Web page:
Authoring tools

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Revision as of 13:51, 14 October 2008 by Esr (talk | contribs) (Document smart insertion.)

This page collects information about tools in the Wesnoth source tree that are intended to help you write campaign WML. At present there is only one such tool: trackplacer.


trackplacer is a tool for visually editing journey tracks. Journey tracks are the sequences of dots, crossed-sword, and flag symbols (track markers) that march across the story screens at the beginning of many Wesnoth scenarios.

Note that this tool is distributed in the Template:DevFeature. However, it is a Python script with no external dependencies other than pygtk, so it will probably work fine in a 1.4 tree providing you have pygtk installed on your system.

When you run trackplacer, it will pop up a file selection dialogue asking you to select either a map image or a .cfg file. When you select a map image, you will be starting a new journey track on that map. If you select a .cfg, the .cfg will be scanned for macros describing a journey track. All other content in the .cfg, except for some magic special comments interpreted by trackplacer which will be described later on, is ignored.

Once you have a map (and possibly also a track for it), you can add journey markers to the track by clicking the left mouse button; they will appear on the screen. Radiobuttons in the upper-left-hand corner of the trackplacer window let you select placing battle markers (crossed swords) and rest markers (a flag). If you click the trashcan icon, clicking on icons will remove them.

The rule for adding markers to the track is as follows: if the two markers closest to the mouse pointer are adjacent on the track, insert the new marker between them in the track order. Otherwise, append it to the end of the track.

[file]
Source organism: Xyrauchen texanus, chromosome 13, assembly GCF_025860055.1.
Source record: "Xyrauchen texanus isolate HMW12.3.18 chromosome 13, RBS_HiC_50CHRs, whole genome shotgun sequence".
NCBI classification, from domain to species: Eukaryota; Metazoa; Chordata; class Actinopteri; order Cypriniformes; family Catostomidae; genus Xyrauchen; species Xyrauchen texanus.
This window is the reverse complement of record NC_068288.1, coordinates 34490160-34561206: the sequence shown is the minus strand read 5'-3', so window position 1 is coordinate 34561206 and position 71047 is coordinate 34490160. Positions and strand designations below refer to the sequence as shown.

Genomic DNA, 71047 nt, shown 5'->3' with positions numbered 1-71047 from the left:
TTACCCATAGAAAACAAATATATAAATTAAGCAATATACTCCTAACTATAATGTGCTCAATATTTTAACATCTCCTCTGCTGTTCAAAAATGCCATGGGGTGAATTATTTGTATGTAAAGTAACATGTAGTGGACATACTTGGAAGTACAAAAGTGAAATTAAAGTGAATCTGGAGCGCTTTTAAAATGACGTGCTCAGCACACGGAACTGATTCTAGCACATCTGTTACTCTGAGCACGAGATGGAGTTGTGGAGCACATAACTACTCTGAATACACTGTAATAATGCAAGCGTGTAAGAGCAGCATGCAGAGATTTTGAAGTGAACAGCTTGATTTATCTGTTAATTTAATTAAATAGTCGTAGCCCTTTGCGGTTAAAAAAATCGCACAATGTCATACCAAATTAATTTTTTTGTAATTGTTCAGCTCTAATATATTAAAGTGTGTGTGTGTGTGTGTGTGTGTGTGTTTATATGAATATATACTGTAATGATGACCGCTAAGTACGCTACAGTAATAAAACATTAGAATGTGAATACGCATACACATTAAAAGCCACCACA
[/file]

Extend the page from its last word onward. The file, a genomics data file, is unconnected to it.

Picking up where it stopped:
You can click on and drag a marker to move it. Moving a marker preserves its place in the track order.

The Animate button erases all icon, then redisplays the in order with a delay between each redraw, so you can see the track order.

The Save button saves your work. Your track will be saved on .cfg format as a sequence of macro definitions that you can insert in the story parts of your campaign. Conventionally, the place to put this .cfg is in a file named 'journey.cfg' in the 'utils/' directory of your campaign, near your private macro files (if you have any). Then the definitions will automatically be available in your scenario files.

To understand what your 'journey.cfg' does, you need to know that journey-track markers can be put on your story screens by two different sets of macros. One, used for 'new' marks, is displayed in color with quarter-second delays; the other, 'old' set displays marks in white with no delay. Your journey track is divided into stages by battle and rest markers; conventionally, you want to display the latest (most recent) stage with the new macros and all previous stages with the old ones.

Your track will be saved on .cfg format as a sequence of macro definitions with names like JOURNEY_STAGE_1, JOURNEY_STAGE_2 and so on. JOURNEY_STAGE_1 will draw the first stage in the 'new' color parts. JOURNEY_STAGE_2 will draw the first stage in the 'old' color and the second stage in the 'new' one; JOURNEY_STAGE_3 will draw the first and second stages in the 'old' color parts and the third stage in the 'new' one; and so on.

There will be a final macro JOURNEY_COMPLETE that displays the entire track in the 'old' color. This will be useful if you need to write a couple of different track .cfg files, say for a campaign with branches.

Special comments may appear in your journey.cfg, looking like this:

    # trackplacer: <property>=<value>

These set properties that trackplacer may use. At present there is only one such property: map, which records the name of the mapfile on which your track is laid. Don't remove this comment, trackplacer needs it.

Remember: when you edit a .cfg file with this tool all data other than the track and the properties are discarded. It is strongly recommended that you never modify a journey .cfg by hand.

trackplacer has one known bug: you can confuse it (or possibly the underlying toolkit, or X) by dragging markers rapidly across other markers. If this happens to you, click Animate to refresh and slow down.

trackplacer has a help button that will supply you with a reminder of how the controls work. It also has tooltips on each of its controls.